Friday, August 21, 2009


"One old-timer I hunted with by the North Dakota border advised me to never, ever get hold of one of those Chesapeake dogs, because he'd had one back in the thirties that was so stubborn and ornery that it finally refused to get out of the back of the pickup one day during a sharptail expedition. My friend finally tried to lasso the dog and drag it out by main force-and almost got his hand bitten off for his trouble. It's an image that attacks me on the verge of sleep some nights: a leather-faced cowboy whirling a rope around his head on an empty prairie ridge, preparing to toss the loop at the head of a bull-necked Chesapeake Bay retriever braced sullenly in the back of an ancient Chevrolet pickup-probably at the same time another hunter, a couple of thousand miles to the southeast, ate a leisurely sandwich from the lunch box of a mule-drawn wagon, while his well-trained pointin' dogs searched for yet another covey of quail."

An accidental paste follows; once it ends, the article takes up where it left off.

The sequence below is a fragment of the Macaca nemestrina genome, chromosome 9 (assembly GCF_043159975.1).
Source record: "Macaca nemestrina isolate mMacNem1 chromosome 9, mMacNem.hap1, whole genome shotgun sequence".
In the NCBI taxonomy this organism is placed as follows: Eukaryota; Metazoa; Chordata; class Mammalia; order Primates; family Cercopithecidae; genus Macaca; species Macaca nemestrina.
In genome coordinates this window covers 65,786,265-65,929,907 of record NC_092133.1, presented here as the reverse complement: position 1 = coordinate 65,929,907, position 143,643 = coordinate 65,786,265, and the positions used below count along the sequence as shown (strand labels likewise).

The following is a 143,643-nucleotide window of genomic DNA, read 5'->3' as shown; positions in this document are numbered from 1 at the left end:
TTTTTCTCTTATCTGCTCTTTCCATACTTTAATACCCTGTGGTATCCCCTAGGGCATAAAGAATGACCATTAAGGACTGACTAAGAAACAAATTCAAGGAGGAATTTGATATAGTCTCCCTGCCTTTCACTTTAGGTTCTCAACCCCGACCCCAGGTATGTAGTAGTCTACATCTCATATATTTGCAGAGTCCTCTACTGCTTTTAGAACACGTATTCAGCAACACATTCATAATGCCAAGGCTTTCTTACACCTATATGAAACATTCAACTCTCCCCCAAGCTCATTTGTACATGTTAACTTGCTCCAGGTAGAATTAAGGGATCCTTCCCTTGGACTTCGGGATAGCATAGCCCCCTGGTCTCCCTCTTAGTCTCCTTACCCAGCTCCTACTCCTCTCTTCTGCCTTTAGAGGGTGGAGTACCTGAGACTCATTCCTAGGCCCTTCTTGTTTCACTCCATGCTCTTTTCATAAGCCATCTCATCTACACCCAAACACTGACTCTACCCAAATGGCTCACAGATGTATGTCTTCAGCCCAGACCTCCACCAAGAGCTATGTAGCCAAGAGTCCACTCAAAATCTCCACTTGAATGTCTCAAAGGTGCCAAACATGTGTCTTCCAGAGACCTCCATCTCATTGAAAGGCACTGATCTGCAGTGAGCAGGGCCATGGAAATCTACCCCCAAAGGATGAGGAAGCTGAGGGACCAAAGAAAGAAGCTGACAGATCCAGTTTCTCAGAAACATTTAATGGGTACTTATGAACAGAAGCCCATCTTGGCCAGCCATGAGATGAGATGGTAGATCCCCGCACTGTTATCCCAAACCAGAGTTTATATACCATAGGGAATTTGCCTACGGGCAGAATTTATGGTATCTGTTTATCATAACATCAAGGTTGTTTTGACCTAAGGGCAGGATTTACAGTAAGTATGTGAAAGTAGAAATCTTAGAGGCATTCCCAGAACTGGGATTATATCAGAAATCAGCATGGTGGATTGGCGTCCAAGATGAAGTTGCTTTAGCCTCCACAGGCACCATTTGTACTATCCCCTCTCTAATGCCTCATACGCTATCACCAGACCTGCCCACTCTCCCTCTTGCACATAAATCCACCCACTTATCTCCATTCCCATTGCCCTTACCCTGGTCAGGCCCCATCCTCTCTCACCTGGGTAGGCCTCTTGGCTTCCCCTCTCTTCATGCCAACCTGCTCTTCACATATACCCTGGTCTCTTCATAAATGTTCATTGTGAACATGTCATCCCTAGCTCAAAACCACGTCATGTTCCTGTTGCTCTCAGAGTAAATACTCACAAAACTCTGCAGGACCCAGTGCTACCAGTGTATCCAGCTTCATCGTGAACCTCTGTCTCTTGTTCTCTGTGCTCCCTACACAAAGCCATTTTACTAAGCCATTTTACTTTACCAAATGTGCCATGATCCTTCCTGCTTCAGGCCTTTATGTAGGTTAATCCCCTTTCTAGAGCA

John Barsness, Western Skies (again)


Chad Love said...

Ahh, those chessie traits...
My first chessie fit - literally - every stereotype the breed has: rough, tough, stubborn, viewed strangers as things to be eaten, damn near bulletproof, an alpha dog in every way.
My second, again a female, tough, a little growly to strangers, sometimes a bit stubborn but overall a fairly tractable and sweet disposition and a duck hunting machine.
My third chessie, a male out of two of the breed's top field trial dogs, is spectacularly athletic, a great marker and has a water entry that is something to see, but is as soft as jell-o, the biggest wussy I've ever seen.
My female, as short and bandy-legged as she is, is a much better overall hunter. Not a great marker but a lot of drive and good instincts.

mdmnm said...


I'm on my first Chessie, a rescue from CBRR, and we're heading into our third bird season. He loves ducks and breaks on the shot every time. So far he seems to be pretty stubborn, sweet with people and hard on other dogs. I've sure enjoyed hunting with him.